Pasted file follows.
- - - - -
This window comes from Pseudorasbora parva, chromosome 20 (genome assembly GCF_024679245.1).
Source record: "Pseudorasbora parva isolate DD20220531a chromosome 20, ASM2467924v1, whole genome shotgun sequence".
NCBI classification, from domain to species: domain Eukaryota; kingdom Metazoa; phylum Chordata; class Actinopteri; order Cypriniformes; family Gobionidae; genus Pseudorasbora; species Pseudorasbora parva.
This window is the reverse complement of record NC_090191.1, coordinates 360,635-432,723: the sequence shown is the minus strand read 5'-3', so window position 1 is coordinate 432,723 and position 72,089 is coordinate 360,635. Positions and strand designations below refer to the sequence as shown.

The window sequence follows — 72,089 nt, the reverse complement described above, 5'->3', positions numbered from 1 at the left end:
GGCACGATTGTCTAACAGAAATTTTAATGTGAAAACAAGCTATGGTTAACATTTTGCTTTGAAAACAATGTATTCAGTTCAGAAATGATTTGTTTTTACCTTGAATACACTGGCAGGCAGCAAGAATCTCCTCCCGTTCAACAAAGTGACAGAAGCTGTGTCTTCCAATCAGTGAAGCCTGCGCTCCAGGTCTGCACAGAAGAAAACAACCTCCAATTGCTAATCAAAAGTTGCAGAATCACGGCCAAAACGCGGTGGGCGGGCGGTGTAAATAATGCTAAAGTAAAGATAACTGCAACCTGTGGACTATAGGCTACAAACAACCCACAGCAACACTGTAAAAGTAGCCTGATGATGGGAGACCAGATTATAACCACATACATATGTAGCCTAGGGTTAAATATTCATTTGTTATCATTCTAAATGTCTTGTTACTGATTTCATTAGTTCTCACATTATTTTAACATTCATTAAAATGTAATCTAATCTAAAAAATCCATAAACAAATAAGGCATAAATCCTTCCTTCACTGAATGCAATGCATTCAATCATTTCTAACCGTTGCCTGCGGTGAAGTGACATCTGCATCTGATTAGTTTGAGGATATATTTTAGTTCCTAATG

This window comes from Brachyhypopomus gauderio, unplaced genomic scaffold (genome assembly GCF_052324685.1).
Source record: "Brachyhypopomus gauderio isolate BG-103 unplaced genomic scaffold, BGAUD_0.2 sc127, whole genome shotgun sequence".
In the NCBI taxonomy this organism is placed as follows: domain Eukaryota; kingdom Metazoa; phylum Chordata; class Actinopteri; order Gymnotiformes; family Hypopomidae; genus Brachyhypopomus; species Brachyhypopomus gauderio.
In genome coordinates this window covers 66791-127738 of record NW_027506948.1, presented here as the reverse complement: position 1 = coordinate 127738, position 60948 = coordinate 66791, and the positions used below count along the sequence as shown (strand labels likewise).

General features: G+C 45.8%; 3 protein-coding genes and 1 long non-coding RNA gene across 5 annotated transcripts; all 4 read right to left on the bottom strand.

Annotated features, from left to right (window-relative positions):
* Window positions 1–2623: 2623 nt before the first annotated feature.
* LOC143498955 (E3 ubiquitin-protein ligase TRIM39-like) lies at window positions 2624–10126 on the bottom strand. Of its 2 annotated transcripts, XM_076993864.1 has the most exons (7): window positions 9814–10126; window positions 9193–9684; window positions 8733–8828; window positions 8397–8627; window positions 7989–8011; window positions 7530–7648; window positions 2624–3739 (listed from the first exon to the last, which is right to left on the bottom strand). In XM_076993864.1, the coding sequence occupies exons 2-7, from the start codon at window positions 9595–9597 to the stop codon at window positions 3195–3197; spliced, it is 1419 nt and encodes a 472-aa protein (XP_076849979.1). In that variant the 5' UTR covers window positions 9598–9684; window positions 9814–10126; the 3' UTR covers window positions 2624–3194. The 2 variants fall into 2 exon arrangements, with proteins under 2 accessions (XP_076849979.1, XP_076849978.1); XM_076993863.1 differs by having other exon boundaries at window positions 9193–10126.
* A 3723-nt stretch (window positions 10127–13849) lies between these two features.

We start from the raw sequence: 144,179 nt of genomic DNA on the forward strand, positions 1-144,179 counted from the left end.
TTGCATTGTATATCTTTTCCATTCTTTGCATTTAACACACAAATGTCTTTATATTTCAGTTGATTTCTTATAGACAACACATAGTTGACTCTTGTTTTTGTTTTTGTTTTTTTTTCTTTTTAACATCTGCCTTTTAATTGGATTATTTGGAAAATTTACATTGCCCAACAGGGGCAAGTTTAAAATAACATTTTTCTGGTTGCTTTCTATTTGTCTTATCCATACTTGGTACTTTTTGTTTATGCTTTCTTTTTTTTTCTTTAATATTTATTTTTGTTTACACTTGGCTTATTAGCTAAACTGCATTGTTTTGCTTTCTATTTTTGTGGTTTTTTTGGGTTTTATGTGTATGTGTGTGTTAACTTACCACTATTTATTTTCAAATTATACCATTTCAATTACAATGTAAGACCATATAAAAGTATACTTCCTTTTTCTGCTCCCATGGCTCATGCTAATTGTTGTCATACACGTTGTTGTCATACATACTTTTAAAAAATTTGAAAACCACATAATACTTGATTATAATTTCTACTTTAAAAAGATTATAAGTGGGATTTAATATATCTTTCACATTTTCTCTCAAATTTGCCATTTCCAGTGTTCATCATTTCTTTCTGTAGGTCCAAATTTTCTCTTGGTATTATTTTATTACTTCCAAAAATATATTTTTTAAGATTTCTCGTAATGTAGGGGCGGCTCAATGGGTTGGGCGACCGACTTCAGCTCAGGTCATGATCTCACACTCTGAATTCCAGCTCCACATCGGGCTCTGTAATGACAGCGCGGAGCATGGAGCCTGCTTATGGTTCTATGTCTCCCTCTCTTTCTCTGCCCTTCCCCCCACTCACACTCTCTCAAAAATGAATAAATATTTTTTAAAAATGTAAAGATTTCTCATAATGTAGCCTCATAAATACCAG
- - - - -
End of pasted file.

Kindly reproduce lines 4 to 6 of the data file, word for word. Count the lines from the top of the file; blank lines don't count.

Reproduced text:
This window is the reverse complement of record NC_090191.1, coordinates 360,635-432,723: the sequence shown is the minus strand read 5'-3', so window position 1 is coordinate 432,723 and position 72,089 is coordinate 360,635. Positions and strand designations below refer to the sequence as shown.

The window sequence follows — 72,089 nt, the reverse complement described above, 5'->3', positions numbered from 1 at the left end:
GGCACGATTGTCTAACAGAAATTTTAATGTGAAAACAAGCTATGGTTAACATTTTGCTTTGAAAACAATGTATTCAGTTCAGAAATGATTTGTTTTTACCTTGAATACACTGGCAGGCAGCAAGAATCTCCTCCCGTTCAACAAAGTGACAGAAGCTGTGTCTTCCAATCAGTGAAGCCTGCGCTCCAGGTCTGCACAGAAGAAAACAACCTCCAATTGCTAATCAAAAGTTGCAGAATCACGGCCAAAACGCGGTGGGCGGGCGGTGTAAATAATGCTAAAGTAAAGATAACTGCAACCTGTGGACTATAGGCTACAAACAACCCACAGCAACACTGTAAAAGTAGCCTGATGATGGGAGACCAGATTATAACCACATACATATGTAGCCTAGGGTTAAATATTCATTTGTTATCATTCTAAATGTCTTGTTACTGATTTCATTAGTTCTCACATTATTTTAACATTCATTAAAATGTAATCTAATCTAAAAAATCCATAAACAAATAAGGCATAAATCCTTCCTTCACTGAATGCAATGCATTCAATCATTTCTAACCGTTGCCTGCGGTGAAGTGACATCTGCATCTGATTAGTTTGAGGATATATTTTAGTTCCTAATG